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Otoplasty Asymmetry: Can I Get Minor Adjustment, Revision

3 months ago I had an Otoplasty... the swelling has gone and they’ve healed well. I’m happy with my left ear, but the right ear is about 4mm more projected than the left. Possibly it has been ‘under-corrected’, or has partially relapsed. I appreciate that exact symmetry is unrealistic, but feel that a 4mm difference is too much. Can minor adjustments can be made after the initial operation to correct residual asymmetries? Are these touch-up procedures quick and easy to perform? Risks?

Doctor Answers (12)

Asymmetry After Otoplasty: What to do?

+2

Dear Otoplasty patient from Auckland,
One the most common complications associated with Otoplasty is asymmetry. If your asymmetry has been present since your operation, this is under-correction. However, appearance of asymmetry one month after Otoplasty indicates a relapse. In any case correction can be made under local anesthesia with oral sedation. Good luck and good healing.
 


Orange County Facial Plastic Surgeon
5.0 out of 5 stars 83 reviews

You should wait a full year brfore considering Revision Otoplasty Surgery.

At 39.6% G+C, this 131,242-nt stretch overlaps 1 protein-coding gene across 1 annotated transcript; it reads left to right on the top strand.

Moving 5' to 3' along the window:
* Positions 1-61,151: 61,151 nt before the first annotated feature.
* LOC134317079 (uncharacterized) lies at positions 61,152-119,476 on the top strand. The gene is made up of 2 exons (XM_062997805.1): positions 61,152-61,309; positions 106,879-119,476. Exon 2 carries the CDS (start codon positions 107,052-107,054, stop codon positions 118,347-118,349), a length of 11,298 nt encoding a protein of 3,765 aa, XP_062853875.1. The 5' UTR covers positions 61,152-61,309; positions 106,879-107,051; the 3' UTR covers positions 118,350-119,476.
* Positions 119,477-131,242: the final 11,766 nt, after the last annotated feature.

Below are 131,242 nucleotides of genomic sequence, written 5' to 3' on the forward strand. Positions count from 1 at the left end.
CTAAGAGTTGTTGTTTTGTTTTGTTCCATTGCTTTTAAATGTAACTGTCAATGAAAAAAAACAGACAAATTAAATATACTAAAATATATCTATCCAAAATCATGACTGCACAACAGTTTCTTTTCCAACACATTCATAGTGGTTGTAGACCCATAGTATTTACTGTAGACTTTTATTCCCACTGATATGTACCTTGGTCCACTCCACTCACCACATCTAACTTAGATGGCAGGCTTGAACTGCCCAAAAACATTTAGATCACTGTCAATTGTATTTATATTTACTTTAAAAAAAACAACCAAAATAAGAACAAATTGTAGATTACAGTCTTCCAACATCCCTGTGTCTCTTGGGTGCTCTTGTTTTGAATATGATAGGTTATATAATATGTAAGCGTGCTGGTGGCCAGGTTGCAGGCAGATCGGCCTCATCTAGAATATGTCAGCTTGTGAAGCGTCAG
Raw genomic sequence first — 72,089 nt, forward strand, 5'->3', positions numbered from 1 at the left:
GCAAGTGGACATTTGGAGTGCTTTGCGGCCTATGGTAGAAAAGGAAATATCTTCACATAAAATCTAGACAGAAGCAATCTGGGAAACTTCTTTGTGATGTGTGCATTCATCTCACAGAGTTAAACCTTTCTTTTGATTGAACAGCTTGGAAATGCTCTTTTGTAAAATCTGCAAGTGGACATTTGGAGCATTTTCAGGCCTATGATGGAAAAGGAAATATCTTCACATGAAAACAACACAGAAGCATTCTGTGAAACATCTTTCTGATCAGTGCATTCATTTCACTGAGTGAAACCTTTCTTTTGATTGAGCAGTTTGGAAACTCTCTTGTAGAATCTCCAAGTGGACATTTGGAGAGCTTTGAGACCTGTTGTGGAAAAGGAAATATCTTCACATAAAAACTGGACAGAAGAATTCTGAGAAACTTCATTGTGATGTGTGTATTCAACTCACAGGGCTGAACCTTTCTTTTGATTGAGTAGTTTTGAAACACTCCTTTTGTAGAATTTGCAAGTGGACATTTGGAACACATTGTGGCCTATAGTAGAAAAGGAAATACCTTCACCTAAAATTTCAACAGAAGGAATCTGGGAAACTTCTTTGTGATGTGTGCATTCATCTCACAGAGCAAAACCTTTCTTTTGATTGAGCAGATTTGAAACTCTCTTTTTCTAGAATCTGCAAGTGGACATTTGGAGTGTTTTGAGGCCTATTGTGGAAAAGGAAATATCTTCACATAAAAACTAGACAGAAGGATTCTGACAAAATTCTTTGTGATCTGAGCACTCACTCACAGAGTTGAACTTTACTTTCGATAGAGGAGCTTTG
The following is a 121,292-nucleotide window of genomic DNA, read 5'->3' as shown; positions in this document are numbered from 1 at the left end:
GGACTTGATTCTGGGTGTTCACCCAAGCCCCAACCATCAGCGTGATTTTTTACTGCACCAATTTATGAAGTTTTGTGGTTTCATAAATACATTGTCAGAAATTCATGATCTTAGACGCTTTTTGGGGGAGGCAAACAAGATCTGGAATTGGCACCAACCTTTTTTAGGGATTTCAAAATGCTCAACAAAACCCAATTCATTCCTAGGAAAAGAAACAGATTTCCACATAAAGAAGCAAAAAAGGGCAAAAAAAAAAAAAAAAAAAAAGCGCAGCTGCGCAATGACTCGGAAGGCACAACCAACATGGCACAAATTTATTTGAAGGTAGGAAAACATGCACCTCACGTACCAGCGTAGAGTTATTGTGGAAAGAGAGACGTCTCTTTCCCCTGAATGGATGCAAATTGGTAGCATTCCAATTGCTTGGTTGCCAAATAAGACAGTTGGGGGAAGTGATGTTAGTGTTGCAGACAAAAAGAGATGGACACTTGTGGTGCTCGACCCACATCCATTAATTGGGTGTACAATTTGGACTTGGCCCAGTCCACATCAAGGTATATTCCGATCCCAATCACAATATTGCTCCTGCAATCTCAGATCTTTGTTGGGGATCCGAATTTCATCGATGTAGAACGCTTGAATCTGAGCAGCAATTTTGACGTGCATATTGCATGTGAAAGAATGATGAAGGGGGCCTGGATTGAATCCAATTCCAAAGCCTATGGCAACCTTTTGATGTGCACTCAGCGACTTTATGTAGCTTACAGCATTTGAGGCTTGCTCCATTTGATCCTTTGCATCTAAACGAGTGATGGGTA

+2

I read your concern. I don't think that a "minor adjustment" in the position of your ear is a minor undertaking. You would likely need to have the incision behind your ear re-opened, and have the skin behind your ear lifted, just like with your initial surgery, to place Moustarde sutures. Your ears may relax outward slightly over the next 9 months, so it would probably be best to sit tight till you see your final result.

Feel free to email your photos, and I'll be happy to share my thoughts with you.

Regards from NJ

Eric M. Joseph, MD
West Orange Facial Plastic Surgeon
5.0 out of 5 stars 269 reviews

Otoplasty: Techniques and pitfalls

+2
The surgical term otoplasty represents a spectrum of surgical interventions that are focused on developing symmetric and refined ear shapes. The differences between you two ear shapes could represent a minor or more involved procedure depending on where the differences are located and the original surgical intervention. It is important to review this with your original surgeon, but take heart in knowing that it sounds very correctable.

Be healthy and be well,
James M. Ridgway, MD, FACS

James M. Ridgway, MD, FACS
Seattle Facial Plastic Surgeon
5.0 out of 5 stars 33 reviews

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Minor Revisions after Otoplasty

+2

Dear Auckland, Otoplasty for some people refers to just

  1. tucking the ears closer to the head, but also can refer to
  2. redefining the shape of the upper and lower poles of the ears.  

I assume you are referring to the upper part (helix) of your ear that is 4 mm more projected than the other after surgery.  This area may be have a touch-up if necessary.  I would wait for the ears to fully heal (6-12 months).  Not all ears are alike, and a variety of techniques can be used to meet your expectations. Depending on the original position of your ears, this may be a fairly simple procedure.  Best Wishes in the new year.